The high-tech realm of microbatteries and lucrative Silicon Valley contracts is an unlikely perch for a peripatetic entrepreneur who got his start selling ice cream to tourists.
The 1,400-room Schönbrunn Palace was for 300 years the summer residence of Austria’s ruling Hapsburg family and is now one of the most famous landmarks on Vienna’s tourist trail. It was also the start of Tojner’s entrepreneurial career. In 1991, while studying law and business management at Vienna University of Economics, he secured the rights to run an ice cream stand inside the palace grounds.
Tojner was a young man in a hurry, and he used the profits from the ice cream stand to expand willy-nilly into a mail-order business selling kitchen mixers to post-communist Hungary, Vienna nightclubs and even a chain of furniture stores.
“Ice cream has an even higher margin than microbatteries, so it laid the foundation of my entrepreneurial life,” Tojner says. “The period was quite wild because I was 23, 24, and it was all financed by the ice cream business and some bank loans. I almost went bankrupt.”
After earning Ph.D.s in both law and business management, Tojner sold the enterprises and launched his own venture-capital fund in Vienna. He scored a big hit with Vienna-based online gambling portal Bwin, which he took public at a $242 million valuation in 2000.
“Michael is to money what Mozart is to music,” says Manfred Bodner, who launched several ventures with Tojner, including Bwin, and was best man at his wedding. “He loves it, and has a hell of a lot of fun making more of it.”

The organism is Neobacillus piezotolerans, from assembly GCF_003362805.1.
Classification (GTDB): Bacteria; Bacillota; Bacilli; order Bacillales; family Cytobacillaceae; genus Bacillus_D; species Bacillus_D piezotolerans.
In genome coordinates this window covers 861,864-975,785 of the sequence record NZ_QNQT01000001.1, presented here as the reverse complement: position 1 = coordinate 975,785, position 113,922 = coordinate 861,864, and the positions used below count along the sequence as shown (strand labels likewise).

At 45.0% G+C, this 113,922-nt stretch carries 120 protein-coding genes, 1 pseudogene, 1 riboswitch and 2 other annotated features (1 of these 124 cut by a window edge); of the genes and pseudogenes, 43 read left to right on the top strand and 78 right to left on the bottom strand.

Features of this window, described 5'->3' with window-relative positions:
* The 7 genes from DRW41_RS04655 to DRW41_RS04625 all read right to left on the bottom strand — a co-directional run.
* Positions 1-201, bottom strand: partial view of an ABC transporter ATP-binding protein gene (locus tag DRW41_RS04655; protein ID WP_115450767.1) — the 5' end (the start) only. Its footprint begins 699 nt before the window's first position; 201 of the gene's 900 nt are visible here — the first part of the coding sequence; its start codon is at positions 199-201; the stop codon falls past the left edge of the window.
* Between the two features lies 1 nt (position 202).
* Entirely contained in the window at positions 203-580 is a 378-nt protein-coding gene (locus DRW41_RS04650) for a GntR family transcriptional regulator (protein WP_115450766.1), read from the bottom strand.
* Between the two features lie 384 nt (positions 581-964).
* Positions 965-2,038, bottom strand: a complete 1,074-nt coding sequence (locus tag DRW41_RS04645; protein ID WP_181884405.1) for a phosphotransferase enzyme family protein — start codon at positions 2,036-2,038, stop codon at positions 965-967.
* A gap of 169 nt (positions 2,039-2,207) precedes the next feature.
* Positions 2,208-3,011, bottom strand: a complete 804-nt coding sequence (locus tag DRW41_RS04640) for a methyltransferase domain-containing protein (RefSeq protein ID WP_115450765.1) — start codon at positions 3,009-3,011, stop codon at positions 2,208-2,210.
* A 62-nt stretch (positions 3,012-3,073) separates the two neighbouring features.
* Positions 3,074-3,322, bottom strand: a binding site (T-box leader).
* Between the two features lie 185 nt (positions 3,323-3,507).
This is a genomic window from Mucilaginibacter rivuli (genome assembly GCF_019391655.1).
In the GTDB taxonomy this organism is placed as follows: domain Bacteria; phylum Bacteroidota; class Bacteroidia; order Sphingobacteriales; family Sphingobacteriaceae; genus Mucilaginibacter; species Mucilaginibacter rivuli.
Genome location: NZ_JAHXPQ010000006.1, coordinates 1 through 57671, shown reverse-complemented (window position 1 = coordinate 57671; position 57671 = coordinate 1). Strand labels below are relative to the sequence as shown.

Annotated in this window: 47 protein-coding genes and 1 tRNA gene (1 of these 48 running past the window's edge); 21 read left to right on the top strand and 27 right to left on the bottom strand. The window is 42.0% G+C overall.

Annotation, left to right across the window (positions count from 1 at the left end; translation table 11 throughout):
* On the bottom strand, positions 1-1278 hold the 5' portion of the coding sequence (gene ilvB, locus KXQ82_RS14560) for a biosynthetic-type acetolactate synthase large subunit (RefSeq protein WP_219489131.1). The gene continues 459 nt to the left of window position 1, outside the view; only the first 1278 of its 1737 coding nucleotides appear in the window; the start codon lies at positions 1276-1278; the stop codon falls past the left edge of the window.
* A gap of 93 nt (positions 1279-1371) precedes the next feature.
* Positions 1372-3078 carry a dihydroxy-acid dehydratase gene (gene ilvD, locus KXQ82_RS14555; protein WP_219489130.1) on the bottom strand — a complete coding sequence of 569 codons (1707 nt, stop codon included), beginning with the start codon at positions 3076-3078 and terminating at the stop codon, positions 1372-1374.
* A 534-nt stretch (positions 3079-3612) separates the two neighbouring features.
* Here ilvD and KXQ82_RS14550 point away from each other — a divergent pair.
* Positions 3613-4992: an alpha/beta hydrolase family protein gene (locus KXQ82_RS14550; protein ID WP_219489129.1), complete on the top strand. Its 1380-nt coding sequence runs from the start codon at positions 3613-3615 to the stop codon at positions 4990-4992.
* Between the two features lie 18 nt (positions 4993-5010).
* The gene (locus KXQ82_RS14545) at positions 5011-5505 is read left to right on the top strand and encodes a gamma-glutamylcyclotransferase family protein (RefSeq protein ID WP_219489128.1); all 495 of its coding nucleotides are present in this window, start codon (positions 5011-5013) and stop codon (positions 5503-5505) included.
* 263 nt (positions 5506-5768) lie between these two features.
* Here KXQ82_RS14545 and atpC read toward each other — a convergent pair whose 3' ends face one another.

The university friends didn’t speak for four years after Tojner sold his Bwin stake and later launched his own gambling venture, Starbet. “Michael is extremely competitive,” Bodner continues. “It is not easy to partner with him . . . . Many people got burned along the way.”
Tojner himself has felt some heat. He has been accused of defrauding taxpayers of $43 million through deals to buy public housing on the cheap. He denies all wrongdoing, but the investigation has made him a fixture in the Austrian press.
The microbattery business also has some shadows hanging over it, with reports that Samsung and other Varta clients have begun using batteries from Chinese battery makers Eve Energy and MIC-Power, rattling analysts and investors. Varta is fighting back with legal action, filing a patent infringement suit in Texas in February. But technology battles are almost never won in court.
“I think German companies are sometimes very quick to underestimate the potential of their Asian competitors, and this unfortunately seems to be the case with Varta,” says Commerzbank analyst Stephan Klepp.
Warburg Research’s Robert-Jan van der Horst says Varta’s juicy margins will be squeezed by the competition, but its heavy investment in robots will keep “Made in Germany” batteries rolling off its Bavarian factory floors. Van der Horst points out that in their old-fashioned hearing-aid business, “they actually employ just 10 people who produce a total output of 1.4 billion batteries a year.” Varta’s microbattery business is similarly efficient.
Whatever the future holds, Tojner seems confident that his technology will keep Varta ahead of the pack. “Our quality is better, so that is why we can ask for a premium,” he says. “With Apple and Samsung, these [headphones] cost a lot of money. The battery, the most important component, costs maybe €5, but you will go crazy if it doesn’t work after eight months.”